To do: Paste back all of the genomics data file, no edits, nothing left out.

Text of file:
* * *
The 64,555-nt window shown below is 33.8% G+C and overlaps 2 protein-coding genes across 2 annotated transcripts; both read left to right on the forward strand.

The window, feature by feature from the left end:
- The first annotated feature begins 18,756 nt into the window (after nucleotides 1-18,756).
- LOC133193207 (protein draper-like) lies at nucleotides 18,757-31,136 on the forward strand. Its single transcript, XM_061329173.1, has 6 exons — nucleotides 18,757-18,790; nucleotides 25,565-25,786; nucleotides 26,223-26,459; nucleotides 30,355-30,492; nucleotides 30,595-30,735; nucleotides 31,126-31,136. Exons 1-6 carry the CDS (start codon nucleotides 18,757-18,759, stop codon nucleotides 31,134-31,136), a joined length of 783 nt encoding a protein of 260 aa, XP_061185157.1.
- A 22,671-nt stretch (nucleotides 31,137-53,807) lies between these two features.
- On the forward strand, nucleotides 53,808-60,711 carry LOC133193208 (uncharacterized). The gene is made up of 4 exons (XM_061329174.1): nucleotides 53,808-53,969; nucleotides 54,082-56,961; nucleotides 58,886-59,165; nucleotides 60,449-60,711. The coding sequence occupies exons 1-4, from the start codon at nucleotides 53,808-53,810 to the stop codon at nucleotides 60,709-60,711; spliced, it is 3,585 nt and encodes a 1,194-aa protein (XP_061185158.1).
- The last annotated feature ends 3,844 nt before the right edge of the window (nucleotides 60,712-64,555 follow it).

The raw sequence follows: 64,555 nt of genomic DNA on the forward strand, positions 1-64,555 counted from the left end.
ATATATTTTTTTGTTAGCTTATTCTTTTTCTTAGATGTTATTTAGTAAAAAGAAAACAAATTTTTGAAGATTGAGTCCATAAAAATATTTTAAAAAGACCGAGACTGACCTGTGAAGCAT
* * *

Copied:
The 64,555-nt window shown below is 33.8% G+C and overlaps 2 protein-coding genes across 2 annotated transcripts; both read left to right on the forward strand.

The window, feature by feature from the left end:
- The first annotated feature begins 18,756 nt into the window (after nucleotides 1-18,756).
- LOC133193207 (protein draper-like) lies at nucleotides 18,757-31,136 on the forward strand. Its single transcript, XM_061329173.1, has 6 exons — nucleotides 18,757-18,790; nucleotides 25,565-25,786; nucleotides 26,223-26,459; nucleotides 30,355-30,492; nucleotides 30,595-30,735; nucleotides 31,126-31,136. Exons 1-6 carry the CDS (start codon nucleotides 18,757-18,759, stop codon nucleotides 31,134-31,136), a joined length of 783 nt encoding a protein of 260 aa, XP_061185157.1.
- A 22,671-nt stretch (nucleotides 31,137-53,807) lies between these two features.
- On the forward strand, nucleotides 53,808-60,711 carry LOC133193208 (uncharacterized). The gene is made up of 4 exons (XM_061329174.1): nucleotides 53,808-53,969; nucleotides 54,082-56,961; nucleotides 58,886-59,165; nucleotides 60,449-60,711. The coding sequence occupies exons 1-4, from the start codon at nucleotides 53,808-53,810 to the stop codon at nucleotides 60,709-60,711; spliced, it is 3,585 nt and encodes a 1,194-aa protein (XP_061185158.1).
- The last annotated feature ends 3,844 nt before the right edge of the window (nucleotides 60,712-64,555 follow it).

The raw sequence follows: 64,555 nt of genomic DNA on the forward strand, positions 1-64,555 counted from the left end.
ATATATTTTTTTGTTAGCTTATTCTTTTTCTTAGATGTTATTTAGTAAAAAGAAAACAAATTTTTGAAGATTGAGTCCATAAAAATATTTTAAAAAGACCGAGACTGACCTGTGAAGCAT